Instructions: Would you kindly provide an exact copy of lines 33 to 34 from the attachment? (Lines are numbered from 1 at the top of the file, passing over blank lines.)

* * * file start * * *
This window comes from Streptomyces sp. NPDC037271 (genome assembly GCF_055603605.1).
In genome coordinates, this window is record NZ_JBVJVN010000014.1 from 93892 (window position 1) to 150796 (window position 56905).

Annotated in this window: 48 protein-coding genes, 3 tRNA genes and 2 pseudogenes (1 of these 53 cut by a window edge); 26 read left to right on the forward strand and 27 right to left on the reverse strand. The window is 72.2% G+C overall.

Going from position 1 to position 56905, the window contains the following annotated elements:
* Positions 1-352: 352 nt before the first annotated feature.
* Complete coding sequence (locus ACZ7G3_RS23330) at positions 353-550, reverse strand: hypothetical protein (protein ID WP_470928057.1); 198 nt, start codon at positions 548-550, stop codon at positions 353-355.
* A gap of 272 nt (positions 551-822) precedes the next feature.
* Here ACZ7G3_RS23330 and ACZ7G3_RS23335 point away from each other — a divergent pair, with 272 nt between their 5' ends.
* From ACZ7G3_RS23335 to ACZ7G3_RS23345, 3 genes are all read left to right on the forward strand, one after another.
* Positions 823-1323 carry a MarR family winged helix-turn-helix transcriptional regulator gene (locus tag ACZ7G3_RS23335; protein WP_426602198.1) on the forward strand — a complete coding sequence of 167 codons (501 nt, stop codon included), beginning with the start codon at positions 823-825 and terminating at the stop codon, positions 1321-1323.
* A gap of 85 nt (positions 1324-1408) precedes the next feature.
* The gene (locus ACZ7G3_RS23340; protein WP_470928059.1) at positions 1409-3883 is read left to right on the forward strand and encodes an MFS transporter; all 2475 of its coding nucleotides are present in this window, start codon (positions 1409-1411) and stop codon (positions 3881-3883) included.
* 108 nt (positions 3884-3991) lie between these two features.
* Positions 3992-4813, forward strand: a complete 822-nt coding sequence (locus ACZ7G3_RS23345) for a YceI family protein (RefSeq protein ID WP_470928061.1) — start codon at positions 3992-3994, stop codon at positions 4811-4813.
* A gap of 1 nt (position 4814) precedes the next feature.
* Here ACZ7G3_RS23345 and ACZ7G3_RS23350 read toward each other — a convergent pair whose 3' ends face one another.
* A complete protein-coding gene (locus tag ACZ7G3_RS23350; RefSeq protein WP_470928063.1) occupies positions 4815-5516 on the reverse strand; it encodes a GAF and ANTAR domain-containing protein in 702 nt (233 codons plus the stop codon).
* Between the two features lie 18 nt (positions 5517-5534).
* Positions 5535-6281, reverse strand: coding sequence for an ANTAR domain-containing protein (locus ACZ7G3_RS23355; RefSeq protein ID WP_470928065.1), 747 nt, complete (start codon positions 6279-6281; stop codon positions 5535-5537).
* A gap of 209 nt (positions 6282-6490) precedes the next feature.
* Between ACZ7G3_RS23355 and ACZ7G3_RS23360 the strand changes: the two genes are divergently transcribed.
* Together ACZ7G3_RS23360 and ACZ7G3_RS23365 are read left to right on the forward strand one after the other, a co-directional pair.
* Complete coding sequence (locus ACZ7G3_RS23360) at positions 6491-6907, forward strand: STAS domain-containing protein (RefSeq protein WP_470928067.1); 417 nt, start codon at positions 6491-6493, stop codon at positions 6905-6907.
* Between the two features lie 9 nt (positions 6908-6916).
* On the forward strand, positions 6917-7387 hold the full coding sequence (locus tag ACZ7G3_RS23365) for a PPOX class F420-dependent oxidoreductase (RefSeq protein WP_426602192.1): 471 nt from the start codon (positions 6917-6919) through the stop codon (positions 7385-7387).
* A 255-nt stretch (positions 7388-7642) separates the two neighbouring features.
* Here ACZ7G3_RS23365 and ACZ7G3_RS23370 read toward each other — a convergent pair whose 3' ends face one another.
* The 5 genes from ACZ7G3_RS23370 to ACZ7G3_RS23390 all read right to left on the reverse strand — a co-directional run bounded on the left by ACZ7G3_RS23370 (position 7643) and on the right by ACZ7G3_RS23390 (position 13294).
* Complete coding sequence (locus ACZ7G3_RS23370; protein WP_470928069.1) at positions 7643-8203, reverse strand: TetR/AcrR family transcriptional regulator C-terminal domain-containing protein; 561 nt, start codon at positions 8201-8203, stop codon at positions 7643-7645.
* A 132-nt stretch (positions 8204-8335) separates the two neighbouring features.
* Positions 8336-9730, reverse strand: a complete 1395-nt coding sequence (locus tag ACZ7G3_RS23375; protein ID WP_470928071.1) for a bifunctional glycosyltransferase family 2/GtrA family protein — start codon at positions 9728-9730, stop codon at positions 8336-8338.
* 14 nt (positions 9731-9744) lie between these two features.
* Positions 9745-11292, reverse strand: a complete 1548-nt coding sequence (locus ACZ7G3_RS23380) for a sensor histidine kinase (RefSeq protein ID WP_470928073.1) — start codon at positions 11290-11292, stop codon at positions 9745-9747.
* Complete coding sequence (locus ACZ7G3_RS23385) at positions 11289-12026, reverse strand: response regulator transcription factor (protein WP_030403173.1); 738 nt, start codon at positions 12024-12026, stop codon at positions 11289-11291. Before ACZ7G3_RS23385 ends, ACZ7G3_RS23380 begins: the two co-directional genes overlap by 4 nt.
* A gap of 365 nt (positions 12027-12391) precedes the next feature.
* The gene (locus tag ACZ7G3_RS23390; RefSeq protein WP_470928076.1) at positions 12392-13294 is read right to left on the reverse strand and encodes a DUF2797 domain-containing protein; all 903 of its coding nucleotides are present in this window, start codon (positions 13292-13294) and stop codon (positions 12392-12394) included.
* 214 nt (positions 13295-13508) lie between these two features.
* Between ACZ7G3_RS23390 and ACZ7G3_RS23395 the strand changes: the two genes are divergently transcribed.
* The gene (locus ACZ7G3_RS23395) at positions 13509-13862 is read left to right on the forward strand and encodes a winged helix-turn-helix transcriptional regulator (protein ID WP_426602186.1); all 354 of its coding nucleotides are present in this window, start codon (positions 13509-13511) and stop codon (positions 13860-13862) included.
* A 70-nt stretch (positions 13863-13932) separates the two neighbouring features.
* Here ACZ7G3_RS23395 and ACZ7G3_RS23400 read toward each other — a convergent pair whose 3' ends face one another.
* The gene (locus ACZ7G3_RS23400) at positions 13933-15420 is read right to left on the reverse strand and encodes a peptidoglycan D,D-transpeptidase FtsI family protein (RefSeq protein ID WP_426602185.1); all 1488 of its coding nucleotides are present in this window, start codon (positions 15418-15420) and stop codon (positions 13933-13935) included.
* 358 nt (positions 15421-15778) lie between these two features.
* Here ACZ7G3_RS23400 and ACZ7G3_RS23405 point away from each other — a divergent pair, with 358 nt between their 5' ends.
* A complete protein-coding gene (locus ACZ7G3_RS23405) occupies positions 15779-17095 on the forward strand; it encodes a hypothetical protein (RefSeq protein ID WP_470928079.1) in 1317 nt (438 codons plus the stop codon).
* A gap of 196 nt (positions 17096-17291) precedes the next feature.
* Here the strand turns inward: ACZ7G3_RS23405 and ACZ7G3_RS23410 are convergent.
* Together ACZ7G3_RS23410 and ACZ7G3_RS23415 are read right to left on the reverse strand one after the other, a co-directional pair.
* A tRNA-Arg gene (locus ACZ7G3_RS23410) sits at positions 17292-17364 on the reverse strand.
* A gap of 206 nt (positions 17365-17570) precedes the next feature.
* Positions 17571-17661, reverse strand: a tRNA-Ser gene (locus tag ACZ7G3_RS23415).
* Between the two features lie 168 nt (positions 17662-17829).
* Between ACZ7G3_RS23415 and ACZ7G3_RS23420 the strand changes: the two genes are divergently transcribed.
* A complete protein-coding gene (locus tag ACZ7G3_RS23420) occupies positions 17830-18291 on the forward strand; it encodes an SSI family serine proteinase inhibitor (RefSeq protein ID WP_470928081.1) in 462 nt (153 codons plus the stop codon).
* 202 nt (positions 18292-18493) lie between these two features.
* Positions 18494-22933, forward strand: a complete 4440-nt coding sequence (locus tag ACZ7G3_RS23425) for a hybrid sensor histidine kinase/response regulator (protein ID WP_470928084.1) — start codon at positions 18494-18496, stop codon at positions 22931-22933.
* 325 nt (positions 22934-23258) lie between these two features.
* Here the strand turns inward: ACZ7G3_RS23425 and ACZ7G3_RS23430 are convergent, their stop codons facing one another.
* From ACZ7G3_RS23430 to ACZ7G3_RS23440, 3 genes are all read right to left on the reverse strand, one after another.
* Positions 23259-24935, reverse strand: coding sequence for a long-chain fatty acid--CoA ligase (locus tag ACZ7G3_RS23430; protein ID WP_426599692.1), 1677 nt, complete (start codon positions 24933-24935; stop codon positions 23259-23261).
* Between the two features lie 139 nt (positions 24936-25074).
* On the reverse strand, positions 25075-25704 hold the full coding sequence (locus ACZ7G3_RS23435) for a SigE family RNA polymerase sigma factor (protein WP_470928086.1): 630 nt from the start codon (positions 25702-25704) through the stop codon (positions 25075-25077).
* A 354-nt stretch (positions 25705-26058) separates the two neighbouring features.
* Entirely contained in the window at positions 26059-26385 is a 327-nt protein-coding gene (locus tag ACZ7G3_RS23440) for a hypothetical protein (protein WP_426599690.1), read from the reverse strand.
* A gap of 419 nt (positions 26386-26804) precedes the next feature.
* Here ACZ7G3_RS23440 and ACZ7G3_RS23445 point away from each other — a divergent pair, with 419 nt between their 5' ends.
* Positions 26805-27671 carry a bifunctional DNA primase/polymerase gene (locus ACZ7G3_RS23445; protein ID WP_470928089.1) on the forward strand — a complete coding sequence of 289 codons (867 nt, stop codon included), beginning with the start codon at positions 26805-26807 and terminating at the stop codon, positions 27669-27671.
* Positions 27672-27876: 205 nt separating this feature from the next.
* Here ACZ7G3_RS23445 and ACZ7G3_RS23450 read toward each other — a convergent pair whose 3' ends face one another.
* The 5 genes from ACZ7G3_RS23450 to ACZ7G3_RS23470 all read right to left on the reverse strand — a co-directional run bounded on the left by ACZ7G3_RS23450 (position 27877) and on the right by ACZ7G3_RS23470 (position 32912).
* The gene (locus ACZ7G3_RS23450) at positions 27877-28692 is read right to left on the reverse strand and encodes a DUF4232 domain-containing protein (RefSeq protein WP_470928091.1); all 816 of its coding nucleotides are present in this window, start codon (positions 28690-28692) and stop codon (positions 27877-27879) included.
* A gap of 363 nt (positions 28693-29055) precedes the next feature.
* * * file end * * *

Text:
* Positions 9745-11292, reverse strand: a complete 1548-nt coding sequence (locus ACZ7G3_RS23380) for a sensor histidine kinase (RefSeq protein ID WP_470928073.1) — start codon at positions 11290-11292, stop codon at positions 9745-9747.
* Complete coding sequence (locus ACZ7G3_RS23385) at positions 11289-12026, reverse strand: response regulator transcription factor (protein WP_030403173.1); 738 nt, start codon at positions 12024-12026, stop codon at positions 11289-11291. Before ACZ7G3_RS23385 ends, ACZ7G3_RS23380 begins: the two co-directional genes overlap by 4 nt.